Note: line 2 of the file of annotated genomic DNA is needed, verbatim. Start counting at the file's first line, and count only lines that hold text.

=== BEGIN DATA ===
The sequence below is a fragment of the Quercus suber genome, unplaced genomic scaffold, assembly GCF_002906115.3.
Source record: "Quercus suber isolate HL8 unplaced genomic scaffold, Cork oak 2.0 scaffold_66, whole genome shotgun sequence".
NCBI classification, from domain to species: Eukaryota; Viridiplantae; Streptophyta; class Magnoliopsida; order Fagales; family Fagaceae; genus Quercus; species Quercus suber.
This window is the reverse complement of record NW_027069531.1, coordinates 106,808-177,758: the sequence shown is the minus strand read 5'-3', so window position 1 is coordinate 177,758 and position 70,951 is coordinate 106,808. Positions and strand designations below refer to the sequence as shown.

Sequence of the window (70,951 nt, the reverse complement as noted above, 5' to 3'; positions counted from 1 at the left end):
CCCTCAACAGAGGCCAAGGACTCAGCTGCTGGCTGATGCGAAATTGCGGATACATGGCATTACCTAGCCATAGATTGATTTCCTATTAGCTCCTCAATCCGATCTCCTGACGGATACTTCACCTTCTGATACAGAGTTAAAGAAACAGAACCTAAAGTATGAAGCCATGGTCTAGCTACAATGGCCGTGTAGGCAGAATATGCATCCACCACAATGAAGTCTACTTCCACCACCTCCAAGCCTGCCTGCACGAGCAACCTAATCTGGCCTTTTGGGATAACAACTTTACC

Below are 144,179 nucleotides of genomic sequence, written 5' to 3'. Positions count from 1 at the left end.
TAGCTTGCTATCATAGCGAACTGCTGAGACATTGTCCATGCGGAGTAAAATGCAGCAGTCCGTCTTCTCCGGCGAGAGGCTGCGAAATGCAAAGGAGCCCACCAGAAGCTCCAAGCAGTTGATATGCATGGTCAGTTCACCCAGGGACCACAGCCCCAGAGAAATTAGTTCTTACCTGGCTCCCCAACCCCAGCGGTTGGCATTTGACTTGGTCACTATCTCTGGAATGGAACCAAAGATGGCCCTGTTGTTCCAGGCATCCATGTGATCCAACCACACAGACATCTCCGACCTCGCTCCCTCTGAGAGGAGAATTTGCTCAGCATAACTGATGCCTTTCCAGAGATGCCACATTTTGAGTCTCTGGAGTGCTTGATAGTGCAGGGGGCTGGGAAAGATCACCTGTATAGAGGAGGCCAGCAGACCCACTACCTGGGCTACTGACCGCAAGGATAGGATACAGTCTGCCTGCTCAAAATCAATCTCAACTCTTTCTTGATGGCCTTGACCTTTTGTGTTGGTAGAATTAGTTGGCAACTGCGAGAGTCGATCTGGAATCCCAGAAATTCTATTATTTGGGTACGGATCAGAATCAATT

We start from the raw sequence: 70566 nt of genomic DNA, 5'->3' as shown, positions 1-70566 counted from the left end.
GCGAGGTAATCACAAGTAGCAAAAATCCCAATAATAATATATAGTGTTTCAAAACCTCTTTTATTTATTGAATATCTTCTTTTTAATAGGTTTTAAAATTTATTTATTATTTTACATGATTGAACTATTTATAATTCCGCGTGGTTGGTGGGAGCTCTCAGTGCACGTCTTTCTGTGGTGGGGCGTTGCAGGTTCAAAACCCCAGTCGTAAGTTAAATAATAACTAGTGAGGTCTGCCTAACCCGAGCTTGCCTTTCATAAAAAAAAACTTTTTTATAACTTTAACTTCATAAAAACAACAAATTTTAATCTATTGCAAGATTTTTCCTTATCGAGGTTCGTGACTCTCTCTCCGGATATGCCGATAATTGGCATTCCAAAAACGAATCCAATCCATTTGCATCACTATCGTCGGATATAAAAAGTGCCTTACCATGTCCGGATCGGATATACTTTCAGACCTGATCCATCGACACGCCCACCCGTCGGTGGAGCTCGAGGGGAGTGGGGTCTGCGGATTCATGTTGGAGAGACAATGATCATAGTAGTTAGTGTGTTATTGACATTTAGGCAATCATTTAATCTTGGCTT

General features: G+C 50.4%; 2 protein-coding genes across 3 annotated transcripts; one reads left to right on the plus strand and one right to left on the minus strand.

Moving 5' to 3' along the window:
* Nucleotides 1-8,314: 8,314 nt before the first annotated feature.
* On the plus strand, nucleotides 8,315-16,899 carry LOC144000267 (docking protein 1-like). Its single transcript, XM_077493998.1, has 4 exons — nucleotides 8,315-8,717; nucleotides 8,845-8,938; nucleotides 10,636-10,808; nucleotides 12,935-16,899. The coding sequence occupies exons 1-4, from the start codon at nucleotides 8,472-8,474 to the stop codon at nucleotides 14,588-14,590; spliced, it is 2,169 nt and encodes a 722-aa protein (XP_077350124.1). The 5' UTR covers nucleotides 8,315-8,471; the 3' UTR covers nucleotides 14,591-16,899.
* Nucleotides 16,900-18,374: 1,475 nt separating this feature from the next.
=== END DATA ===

Source record: "Quercus suber isolate HL8 unplaced genomic scaffold, Cork oak 2.0 scaffold_66, whole genome shotgun sequence".